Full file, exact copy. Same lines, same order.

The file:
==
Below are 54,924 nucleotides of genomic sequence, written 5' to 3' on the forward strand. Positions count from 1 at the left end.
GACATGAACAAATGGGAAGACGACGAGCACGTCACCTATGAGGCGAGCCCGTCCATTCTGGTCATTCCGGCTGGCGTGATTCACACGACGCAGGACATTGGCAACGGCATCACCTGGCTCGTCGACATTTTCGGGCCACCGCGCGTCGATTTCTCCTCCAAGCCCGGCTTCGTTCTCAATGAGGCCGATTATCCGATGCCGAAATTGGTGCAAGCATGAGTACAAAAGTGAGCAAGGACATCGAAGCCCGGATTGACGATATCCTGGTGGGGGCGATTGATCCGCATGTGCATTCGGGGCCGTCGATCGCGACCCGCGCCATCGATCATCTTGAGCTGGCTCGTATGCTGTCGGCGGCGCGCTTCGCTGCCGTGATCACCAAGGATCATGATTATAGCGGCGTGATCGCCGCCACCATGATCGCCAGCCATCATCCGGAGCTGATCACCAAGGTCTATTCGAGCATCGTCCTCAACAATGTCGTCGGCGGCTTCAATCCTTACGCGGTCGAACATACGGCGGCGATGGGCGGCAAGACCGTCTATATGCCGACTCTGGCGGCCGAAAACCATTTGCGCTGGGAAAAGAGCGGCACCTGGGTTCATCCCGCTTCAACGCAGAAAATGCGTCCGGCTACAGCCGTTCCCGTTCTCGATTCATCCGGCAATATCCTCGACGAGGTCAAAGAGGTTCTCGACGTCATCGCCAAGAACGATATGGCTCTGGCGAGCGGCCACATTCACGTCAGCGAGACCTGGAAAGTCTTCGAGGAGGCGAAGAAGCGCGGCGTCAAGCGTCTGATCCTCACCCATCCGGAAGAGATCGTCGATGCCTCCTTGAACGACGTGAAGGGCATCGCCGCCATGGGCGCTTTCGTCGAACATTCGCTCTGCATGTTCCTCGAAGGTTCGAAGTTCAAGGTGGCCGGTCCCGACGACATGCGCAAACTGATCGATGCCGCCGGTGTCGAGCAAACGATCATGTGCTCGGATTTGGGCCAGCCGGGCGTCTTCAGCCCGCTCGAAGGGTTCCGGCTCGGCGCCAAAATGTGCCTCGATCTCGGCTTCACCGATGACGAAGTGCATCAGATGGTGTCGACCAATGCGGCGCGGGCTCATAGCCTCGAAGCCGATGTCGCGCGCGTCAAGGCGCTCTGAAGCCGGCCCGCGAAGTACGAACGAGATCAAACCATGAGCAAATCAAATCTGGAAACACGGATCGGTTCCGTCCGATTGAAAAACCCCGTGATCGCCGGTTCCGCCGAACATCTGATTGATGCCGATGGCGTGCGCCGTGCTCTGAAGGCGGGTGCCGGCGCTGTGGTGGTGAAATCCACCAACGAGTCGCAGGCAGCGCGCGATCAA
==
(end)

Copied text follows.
Below are 54,924 nucleotides of genomic sequence, written 5' to 3' on the forward strand. Positions count from 1 at the left end.
GACATGAACAAATGGGAAGACGACGAGCACGTCACCTATGAGGCGAGCCCGTCCATTCTGGTCATTCCGGCTGGCGTGATTCACACGACGCAGGACATTGGCAACGGCATCACCTGGCTCGTCGACATTTTCGGGCCACCGCGCGTCGATTTCTCCTCCAAGCCCGGCTTCGTTCTCAATGAGGCCGATTATCCGATGCCGAAATTGGTGCAAGCATGAGTACAAAAGTGAGCAAGGACATCGAAGCCCGGATTGACGATATCCTGGTGGGGGCGATTGATCCGCATGTGCATTCGGGGCCGTCGATCGCGACCCGCGCCATCGATCATCTTGAGCTGGCTCGTATGCTGTCGGCGGCGCGCTTCGCTGCCGTGATCACCAAGGATCATGATTATAGCGGCGTGATCGCCGCCACCATGATCGCCAGCCATCATCCGGAGCTGATCACCAAGGTCTATTCGAGCATCGTCCTCAACAATGTCGTCGGCGGCTTCAATCCTTACGCGGTCGAACATACGGCGGCGATGGGCGGCAAGACCGTCTATATGCCGACTCTGGCGGCCGAAAACCATTTGCGCTGGGAAAAGAGCGGCACCTGGGTTCATCCCGCTTCAACGCAGAAAATGCGTCCGGCTACAGCCGTTCCCGTTCTCGATTCATCCGGCAATATCCTCGACGAGGTCAAAGAGGTTCTCGACGTCATCGCCAAGAACGATATGGCTCTGGCGAGCGGCCACATTCACGTCAGCGAGACCTGGAAAGTCTTCGAGGAGGCGAAGAAGCGCGGCGTCAAGCGTCTGATCCTCACCCATCCGGAAGAGATCGTCGATGCCTCCTTGAACGACGTGAAGGGCATCGCCGCCATGGGCGCTTTCGTCGAACATTCGCTCTGCATGTTCCTCGAAGGTTCGAAGTTCAAGGTGGCCGGTCCCGACGACATGCGCAAACTGATCGATGCCGCCGGTGTCGAGCAAACGATCATGTGCTCGGATTTGGGCCAGCCGGGCGTCTTCAGCCCGCTCGAAGGGTTCCGGCTCGGCGCCAAAATGTGCCTCGATCTCGGCTTCACCGATGACGAAGTGCATCAGATGGTGTCGACCAATGCGGCGCGGGCTCATAGCCTCGAAGCCGATGTCGCGCGCGTCAAGGCGCTCTGAAGCCGGCCCGCGAAGTACGAACGAGATCAAACCATGAGCAAATCAAATCTGGAAACACGGATCGGTTCCGTCCGATTGAAAAACCCCGTGATCGCCGGTTCCGCCGAACATCTGATTGATGCCGATGGCGTGCGCCGTGCTCTGAAGGCGGGTGCCGGCGCTGTGGTGGTGAAATCCACCAACGAGTCGCAGGCAGCGCGCGATCAA